Jocelyn Brooke spent most of his life in the little village of Bishopsbourne, which lies some 5 miles or so south-east of Canterbury, concealed like a secret in the Elham Valley, where it is washed (and occasionally flooded) by the intermittent waters of the Nailbourne. He remains an obscure and neglected figure, best known, if at all, for The Orchid Trilogy, which comprises The Military Orchid (1948), A Mine of Serpents (1949) and The Goose Cathedral (1950), and The Dog at Clambercrown (1955), strange, haunting and digressive works which mix fictionalised autobiography, literary criticism, psychology and botany. In these, and his novels such as The Scapegoat (1948) and The Image of a Drawn Sword (1950), he portrays his ‘own mythopoeic vision of [his] favourite landscapes’ 1 or ‘a country of the mind,’ 2 a transfigured version of his beloved Bishopsbourne and its surroundings, by turns Edenic and disturbing.

Brooke was born into a well-to-do family in Sandgate. In 1911 they started spending holidays in a cottage in Bishopsbourne, which his father later bought. Jocelyn’s nanny, of whom he was excessively fond, went to live in Ivy Cottage in around 1923, and the young Jocelyn was a frequent visitor. From 1938 onwards he lived there more or less permanently, apart from spells in the armed forces during and immediately following the Second World War.

Brooke imagines the Bishopsbourne of his childhood as an idyll, a kind of English middle-class Eden. He seems to recall ‘the village… held in a perpetual trance of summer afternoons.’ 3 It becomes ‘the symbol of a happiness’ which promised to return every year.4 Yet to his childhood imagination this entrancing, languid summerland was constantly threatened by a winterland of subterranean creatures, ‘a dark, alien race, their naked bodies crouched in narrow, pitch-black corridors,’ who might emerge at any moment to abduct him to their terrible caverns. 5 Liminal places – shafts into the underworld – from which these demonic presences may emerge, dotted the countryside of his childhood. A water tower which still stands mysteriously and menacingly in Woodlands Wood by Adisham was one of their outlets. One day, out walking with his nurse, to his horror he actually saw them there: ‘they clung like monkeys to the railing round the tank [of the water tower].’ 6 He and the nurse turn and flee. What he had seen were East Kent miners larking around on a Bank Holiday outing, industry and other classes breaking into his bourgeois paradise. The water tower is still there, but the miners are all gone, now.

To the south-west of the imaginal realm around Bishopsbourne lies a place which is an absence, a negation, which threatens to sap meaning out of Brooke’s mythopoeic Kent. This is much worse than the eternal struggle of Heaven and Earth, as it drains his imagination of life and energy. He calls it ‘an ill-defined, uncharted kingdom,’ 7, at the centre of which is a place which is not a place with the name Clambercrown and a pub which is not a pub, called The Dog.

One unbearably hot day the adolescent Brooke decided to walk there. First he took a train to Elham, along a line which has itself now become a present absent, marked out by isolated bridges, tunnels and footpaths between Canterbury and Folkestone. Setting out on foot, he got lost, and suffered ardours both physical and mental, before arriving only to find that The Dog had closed down. The experiences empty his inner and outer world ‘of life and meaning,’ leaving ‘an anarchic chaos of meaningless images.’ 8 It is only appropriate, then, that Brooke’s strange, haunting novel The Image of a Drawn Sword identifies Clambercrown as the place from which World War Three spreads across Britain, with the enemy establishing its advance H.Q. in The Dog. 9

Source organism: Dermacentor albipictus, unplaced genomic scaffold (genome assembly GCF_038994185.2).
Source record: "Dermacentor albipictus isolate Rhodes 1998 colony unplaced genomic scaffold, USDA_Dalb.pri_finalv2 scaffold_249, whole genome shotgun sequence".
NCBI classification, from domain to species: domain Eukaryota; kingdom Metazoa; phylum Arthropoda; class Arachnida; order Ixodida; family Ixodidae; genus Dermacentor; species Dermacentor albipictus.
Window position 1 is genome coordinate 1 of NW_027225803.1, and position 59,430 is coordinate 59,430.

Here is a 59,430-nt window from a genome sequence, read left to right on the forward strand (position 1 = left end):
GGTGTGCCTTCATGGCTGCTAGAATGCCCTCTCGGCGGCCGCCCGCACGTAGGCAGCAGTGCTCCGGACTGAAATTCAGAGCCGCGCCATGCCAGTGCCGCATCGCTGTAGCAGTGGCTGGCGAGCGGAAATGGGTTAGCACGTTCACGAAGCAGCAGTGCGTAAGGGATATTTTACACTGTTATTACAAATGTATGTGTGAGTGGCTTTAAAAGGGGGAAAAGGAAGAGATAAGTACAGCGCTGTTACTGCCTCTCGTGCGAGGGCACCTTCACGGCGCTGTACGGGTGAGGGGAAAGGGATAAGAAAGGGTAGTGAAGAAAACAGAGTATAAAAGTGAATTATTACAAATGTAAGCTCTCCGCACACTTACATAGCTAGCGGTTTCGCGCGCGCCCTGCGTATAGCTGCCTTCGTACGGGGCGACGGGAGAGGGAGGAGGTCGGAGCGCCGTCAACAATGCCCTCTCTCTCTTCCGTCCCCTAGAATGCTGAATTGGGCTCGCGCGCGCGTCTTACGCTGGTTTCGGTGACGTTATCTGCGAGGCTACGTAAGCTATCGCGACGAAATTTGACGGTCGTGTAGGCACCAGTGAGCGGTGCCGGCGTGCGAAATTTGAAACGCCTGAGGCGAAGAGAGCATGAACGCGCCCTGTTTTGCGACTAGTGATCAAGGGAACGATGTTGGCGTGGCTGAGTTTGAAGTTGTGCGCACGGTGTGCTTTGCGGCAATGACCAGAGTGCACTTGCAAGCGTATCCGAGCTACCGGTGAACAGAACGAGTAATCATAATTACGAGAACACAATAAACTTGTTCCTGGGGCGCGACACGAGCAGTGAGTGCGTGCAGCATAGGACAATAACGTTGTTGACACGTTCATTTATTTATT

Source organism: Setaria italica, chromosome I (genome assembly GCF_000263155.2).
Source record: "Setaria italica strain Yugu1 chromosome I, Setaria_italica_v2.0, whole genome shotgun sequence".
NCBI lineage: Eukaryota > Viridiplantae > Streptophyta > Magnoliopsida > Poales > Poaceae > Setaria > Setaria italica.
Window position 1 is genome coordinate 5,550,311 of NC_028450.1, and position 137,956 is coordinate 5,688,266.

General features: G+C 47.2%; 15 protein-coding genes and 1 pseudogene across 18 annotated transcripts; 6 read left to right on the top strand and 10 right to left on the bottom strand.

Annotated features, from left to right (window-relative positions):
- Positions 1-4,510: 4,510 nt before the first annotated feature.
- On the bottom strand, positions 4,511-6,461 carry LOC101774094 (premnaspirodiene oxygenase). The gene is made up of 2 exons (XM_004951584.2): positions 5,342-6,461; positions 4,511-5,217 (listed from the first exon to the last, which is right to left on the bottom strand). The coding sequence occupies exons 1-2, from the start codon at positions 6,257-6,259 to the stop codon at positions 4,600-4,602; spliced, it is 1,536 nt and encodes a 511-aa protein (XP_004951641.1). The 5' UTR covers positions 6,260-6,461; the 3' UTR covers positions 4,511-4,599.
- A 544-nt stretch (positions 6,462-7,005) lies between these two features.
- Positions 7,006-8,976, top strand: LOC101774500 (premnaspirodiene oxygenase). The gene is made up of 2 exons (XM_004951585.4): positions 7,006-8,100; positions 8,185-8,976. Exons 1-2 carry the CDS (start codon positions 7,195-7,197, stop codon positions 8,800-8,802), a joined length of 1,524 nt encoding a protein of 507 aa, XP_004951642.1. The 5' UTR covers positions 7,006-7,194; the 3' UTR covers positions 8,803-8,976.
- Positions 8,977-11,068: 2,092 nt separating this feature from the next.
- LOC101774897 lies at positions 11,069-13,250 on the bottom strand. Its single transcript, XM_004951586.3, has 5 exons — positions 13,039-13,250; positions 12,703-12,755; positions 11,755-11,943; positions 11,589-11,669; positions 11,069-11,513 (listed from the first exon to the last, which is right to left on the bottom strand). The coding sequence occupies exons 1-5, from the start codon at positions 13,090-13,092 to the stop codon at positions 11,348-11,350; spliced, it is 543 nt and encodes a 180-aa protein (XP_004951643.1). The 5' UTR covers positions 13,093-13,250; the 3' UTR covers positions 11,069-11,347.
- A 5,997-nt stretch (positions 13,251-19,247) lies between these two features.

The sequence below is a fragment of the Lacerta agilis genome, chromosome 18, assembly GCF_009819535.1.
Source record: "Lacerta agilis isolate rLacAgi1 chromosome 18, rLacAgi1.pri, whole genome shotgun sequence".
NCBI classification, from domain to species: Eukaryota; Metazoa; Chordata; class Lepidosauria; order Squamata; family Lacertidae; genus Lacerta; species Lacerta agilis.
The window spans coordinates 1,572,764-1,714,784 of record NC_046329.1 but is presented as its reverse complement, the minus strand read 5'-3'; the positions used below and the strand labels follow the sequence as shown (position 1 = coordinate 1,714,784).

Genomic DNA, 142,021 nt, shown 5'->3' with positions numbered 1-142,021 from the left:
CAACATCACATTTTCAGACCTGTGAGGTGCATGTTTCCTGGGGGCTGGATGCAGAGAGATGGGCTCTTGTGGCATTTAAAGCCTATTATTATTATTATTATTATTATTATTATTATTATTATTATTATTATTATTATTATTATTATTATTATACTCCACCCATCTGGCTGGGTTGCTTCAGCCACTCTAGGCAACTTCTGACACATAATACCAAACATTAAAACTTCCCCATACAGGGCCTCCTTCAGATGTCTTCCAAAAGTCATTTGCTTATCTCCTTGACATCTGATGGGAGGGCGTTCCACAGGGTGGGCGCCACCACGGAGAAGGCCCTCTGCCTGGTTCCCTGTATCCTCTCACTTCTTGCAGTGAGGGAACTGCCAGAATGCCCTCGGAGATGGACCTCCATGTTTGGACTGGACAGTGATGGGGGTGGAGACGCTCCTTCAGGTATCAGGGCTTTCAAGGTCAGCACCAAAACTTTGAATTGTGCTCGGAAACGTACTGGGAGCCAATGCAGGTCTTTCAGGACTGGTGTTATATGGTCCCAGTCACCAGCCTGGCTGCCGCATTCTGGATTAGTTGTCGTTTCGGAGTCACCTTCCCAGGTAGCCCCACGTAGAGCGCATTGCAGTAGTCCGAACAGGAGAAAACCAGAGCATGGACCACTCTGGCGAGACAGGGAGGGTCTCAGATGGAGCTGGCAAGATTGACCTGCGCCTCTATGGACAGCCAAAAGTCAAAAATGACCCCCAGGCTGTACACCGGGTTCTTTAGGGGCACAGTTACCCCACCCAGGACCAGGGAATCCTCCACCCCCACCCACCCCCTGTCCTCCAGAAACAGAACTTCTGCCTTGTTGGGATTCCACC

Brooke’s re-imaginings lend national significance to this otherwise relatively obscure part of East Kent: England’s political and psychological, metaphysical and mythological stability seems to depend on events here. His visionary landscapes of promise and loss, paradise and terror draw in part on existing local folklore. Bishopsbourne’s little river, the Nailbourne, is one of the five traditional woe-waters of England, intermittent streams whose flowing is understood to foretell disaster for the nation, ‘the fell season,/Predestined and foreknown’ as Brooke’s poem ‘Month’s Mind’ has it. 10 Even when the riverbed is dry, the beautiful scenery of the Elham Valley is haunted by the secret knowledge that disaster is inevitable, that the waters, like Brooke’s subterranean demons, will sooner or later burst above ground.

Brooke also makes reference to Old England’s Hole, a landscape feature halfway up Bridge Hill, just outside Bishopsbourne. ‘Local legend asserted,’ he writes, ‘that the Britons had entrenched themselves here in some last, desperate stand against the advancing Romans.’ 11 Brooke’s landscape is where England is lost: a place of nostalgia for what once was but may be again.


Christopher Scoble, Letters from Bishopsbourne: Three Writers in an English Village (Cheltenham: BMM, 2010).

  1. Jocelyn Brooke, The Orchid Trilogy (Harmondsworth: Penguin Books, 1981) 257. 

  2. Jocelyn Brooke, The Dog at Clambercrown (London: The Bodley Head, 1955) 256. 

  3. Brooke, Orchid 26. 

  4. Brooke, Orchid 30. 

  5. Brooke, Orchid 183-184. 

  6. Brooke, Orchid 184. 

  7. Brooke, Clambercrown, 65. 

  8. Brooke, Clambercrown 193. 

  9. Jocelyn Brooke, The Image of a Drawn Sword (London: The Bodley Head, 1950) 181. 

  10. Jocelyn Brooke, December Spring: Poems (London: John Lane The Bodley Head, 1946) 25. 

  11. Brooke, Orchid 261-262.